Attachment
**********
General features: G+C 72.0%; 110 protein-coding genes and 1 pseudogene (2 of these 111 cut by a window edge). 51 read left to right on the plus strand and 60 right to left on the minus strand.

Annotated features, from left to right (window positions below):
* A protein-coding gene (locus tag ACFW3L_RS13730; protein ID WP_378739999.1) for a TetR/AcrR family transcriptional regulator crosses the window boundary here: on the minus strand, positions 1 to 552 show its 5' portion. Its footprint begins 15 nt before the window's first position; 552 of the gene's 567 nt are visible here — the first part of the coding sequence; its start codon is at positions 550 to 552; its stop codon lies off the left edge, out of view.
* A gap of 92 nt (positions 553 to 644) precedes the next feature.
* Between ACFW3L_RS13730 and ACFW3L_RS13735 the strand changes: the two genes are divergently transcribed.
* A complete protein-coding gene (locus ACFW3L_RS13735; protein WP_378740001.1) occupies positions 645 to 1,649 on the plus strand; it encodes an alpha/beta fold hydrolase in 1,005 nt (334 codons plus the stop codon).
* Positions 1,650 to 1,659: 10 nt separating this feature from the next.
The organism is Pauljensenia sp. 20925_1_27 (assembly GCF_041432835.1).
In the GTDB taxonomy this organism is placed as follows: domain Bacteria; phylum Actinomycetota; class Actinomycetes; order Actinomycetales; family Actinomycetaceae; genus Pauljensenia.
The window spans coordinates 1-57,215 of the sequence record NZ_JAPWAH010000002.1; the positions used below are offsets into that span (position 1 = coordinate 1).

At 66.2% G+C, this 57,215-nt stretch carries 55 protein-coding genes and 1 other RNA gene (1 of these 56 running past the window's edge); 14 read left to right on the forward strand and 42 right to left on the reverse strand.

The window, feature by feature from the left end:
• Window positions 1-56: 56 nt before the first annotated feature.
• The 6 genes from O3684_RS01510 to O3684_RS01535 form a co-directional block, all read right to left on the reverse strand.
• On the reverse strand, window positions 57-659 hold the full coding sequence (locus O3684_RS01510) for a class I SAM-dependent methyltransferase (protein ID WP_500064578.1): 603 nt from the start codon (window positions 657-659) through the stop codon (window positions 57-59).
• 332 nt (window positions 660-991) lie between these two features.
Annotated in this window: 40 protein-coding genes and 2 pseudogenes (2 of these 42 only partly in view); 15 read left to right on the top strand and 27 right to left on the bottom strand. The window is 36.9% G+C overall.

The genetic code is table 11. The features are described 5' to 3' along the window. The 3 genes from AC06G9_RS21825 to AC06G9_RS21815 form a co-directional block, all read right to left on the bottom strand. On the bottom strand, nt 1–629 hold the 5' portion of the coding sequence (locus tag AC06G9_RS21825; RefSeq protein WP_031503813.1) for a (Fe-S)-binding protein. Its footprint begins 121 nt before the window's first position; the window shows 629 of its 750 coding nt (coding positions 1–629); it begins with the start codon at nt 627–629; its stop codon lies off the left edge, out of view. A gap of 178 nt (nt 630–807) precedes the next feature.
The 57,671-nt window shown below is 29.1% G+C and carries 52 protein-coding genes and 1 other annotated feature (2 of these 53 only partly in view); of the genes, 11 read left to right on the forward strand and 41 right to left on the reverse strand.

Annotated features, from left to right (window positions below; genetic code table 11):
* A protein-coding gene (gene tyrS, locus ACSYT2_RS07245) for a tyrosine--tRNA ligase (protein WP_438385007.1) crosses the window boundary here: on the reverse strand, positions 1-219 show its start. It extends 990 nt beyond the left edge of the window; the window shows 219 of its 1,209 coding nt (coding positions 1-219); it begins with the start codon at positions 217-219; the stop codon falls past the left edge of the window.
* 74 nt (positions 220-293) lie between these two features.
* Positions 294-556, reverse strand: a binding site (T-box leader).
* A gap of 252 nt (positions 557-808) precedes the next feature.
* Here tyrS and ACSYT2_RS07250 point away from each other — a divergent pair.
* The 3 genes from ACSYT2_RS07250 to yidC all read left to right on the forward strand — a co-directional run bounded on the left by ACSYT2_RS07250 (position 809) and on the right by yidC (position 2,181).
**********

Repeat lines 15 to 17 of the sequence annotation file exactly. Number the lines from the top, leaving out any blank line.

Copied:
• On the reverse strand, window positions 57-659 hold the full coding sequence (locus O3684_RS01510) for a class I SAM-dependent methyltransferase (protein ID WP_500064578.1): 603 nt from the start codon (window positions 657-659) through the stop codon (window positions 57-59).
• 332 nt (window positions 660-991) lie between these two features.
Annotated in this window: 40 protein-coding genes and 2 pseudogenes (2 of these 42 only partly in view); 15 read left to right on the top strand and 27 right to left on the bottom strand. The window is 36.9% G+C overall.